Lynette and James - 5-room SBF Tampines flat
Lynette and James - 5-room SBF Tampines flat

But selecting the actual unit required some internal soul-searching for the couple:

Ideally, their home should have an unblocked view, high floor, and corner unit away from the neighbours. They realised they had to also manage their expectations considering there were limited units available.

“We were torn between two units: a fourth floor flat, or a top floor unit,” James said.

“On paper, the top floor unit checked every box – high floor, unblocked view, almost corner unit. However, it was facing the neighbours’ door (a 3Gen flat, whose door was often open), which was too close for comfort. The top unit also had direct afternoon sun and was more costly. The fourth-floor unit, however, had a large corridor – a nostalgic factor because Lynette used to play soccer with her cousins by the corridor when she was younger.”

“Our neighbours were also around the same age group,” Lynette chimed in, “and there was a huge space between each unit. Strangely, even though the fourth-floor unit was not “perfect” on paper: near the lift, near the rubbish chute and low floor, it felt most like home.”

The couple eventually settled for the fourth-floor unit – a 133-square-metre (1432 sqft) 5-room flat in Tampines, which cost under S$500,000.

 

Sourcing for an ID while planning their wedding

The couple collected their keys on 30 July 2021. Surprisingly, they waited until September before looking for contractors/ interior designers. Usually, most couples tend to start researching 6-9 months before key collection.

“We wanted to focus on planning for our wedding at the time. Also, James was studying for his post-grad. Once most of the wedding arrangements were confirmed, we began looking around. But we did tell ourselves we would take things step-by-step – if we managed to get the house ready before the wedding, great; if not, we’ll not stress over it,” Lynette said.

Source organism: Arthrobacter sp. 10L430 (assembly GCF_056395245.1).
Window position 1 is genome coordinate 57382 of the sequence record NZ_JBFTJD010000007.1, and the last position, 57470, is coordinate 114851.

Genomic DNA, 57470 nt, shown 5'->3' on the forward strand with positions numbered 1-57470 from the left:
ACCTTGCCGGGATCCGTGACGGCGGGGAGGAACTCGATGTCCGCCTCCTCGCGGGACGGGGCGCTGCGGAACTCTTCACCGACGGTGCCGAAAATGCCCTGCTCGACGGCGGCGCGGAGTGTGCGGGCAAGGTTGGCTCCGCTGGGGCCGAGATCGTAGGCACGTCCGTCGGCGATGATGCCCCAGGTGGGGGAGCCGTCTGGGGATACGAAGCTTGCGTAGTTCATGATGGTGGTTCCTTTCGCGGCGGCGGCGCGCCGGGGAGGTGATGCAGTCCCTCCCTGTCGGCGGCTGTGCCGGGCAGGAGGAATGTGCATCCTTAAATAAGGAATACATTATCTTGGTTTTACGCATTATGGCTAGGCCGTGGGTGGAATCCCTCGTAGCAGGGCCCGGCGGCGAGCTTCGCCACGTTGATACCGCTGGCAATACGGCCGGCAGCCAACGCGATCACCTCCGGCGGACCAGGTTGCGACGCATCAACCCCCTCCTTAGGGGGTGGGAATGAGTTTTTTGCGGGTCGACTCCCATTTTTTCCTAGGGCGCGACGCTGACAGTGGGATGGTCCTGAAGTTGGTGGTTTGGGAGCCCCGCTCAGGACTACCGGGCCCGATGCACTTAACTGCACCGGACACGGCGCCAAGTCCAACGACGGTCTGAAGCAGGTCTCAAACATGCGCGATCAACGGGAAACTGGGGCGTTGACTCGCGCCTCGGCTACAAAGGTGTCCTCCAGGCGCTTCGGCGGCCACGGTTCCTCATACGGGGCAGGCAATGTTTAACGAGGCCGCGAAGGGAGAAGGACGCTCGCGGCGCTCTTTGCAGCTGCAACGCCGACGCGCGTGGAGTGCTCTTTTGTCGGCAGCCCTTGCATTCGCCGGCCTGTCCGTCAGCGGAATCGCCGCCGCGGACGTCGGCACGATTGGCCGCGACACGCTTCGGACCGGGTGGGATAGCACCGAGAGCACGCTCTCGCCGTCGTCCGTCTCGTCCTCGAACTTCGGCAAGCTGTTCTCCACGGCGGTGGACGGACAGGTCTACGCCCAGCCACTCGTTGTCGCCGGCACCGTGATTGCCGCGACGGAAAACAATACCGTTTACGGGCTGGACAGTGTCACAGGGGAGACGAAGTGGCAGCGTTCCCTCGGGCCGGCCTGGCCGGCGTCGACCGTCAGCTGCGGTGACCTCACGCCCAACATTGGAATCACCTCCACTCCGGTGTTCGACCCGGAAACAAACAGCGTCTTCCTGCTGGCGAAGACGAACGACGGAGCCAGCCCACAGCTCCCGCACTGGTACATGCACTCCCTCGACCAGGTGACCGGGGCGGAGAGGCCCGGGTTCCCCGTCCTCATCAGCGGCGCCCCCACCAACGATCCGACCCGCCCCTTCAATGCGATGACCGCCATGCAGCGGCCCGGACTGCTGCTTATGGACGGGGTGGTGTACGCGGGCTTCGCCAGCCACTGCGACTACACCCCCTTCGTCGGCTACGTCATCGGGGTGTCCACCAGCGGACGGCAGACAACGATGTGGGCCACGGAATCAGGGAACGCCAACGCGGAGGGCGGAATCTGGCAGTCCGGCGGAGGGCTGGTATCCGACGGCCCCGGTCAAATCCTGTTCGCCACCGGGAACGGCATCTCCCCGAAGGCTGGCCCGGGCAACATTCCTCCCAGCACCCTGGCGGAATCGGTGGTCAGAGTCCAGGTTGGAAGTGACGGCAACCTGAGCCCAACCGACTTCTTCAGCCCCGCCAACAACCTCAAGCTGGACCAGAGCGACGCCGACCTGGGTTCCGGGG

Lynette and James - 5-room SBF Tampines flat
Lynette and James - 5-room SBF Tampines flat

There’s probably another reason why the couple delayed their renovation plans:

“Honestly, we didn’t know what or how to start. We’re thankful to have met with contractors who were patient in asking us questions. We soon realised there were many things we hadn’t thought about: power socket arrangements, what are our must-haves, what material we want for the countertop, what material for the backsplash, tiles or vinyl, do we want a feature wall or nah?”

One reason for their hesitance is one of the contractors they were considering could only start work 6-8 weeks after signing. This meant the house wouldn’t be ready in time for their wedding in December 2021.

“We were almost about to just accept that fact – that we were quite last minute (in planning), so it’s kinda fair that we manage our expectations also

��
��

. “What will be, will be”, or so we thought. (So… plan ahead if you can!)”

Fortunately, out of the blue, James saw a Facebook post from an ID called Interior.box while on reservist. What was initially an “oh hey, look at this, let’s add it to our mood board” thing became a “why not?”

The couple got in touch with Douglas from the ID firm – who asked them for their:

  • Expected key collection date.

  • Expected commencement of their renovation.

  • Project brief of their renovation.

 

To which the couple said, “ASAP, ASAP, we don’t know”. While surprised by the timing, the ID met the couple the next day, put in his pitch a week later, and the rest was history.

Lynette and James - 5-room SBF Tampines flat
Lynette and James - 5-room SBF Tampines flat

James admitted he was initially hesitant with the ID because it didn’t have many reviews or an online portfolio. “What if it’s a scam? Should we go with “trusted” contractors instead?”

However, further interactions with Douglas assuaged his concerns.

“Besides being knowledgeable, he was prompt in his responses and made time to meet us the next day. What impressed us was his attitude. He asked us about our lifestyles, and habits, how we spend time at home, what we envision the space to be, and how we’d like to use the space.

“To which, we said that we enjoy hosting our loved ones and envision having them over often. In our downtime, we enjoy curling up to a good show. It was also important for us to have sufficient storage space as we grow along with the home.”

“Thankfully, he said he was able to complete renovations by December,” Lynette added. “Truthfully, we weren’t even considering an ID initially, mainly because we wanted to save on the design fees. But somehow, we found that his rates were comparable to the more renowned contractor we met.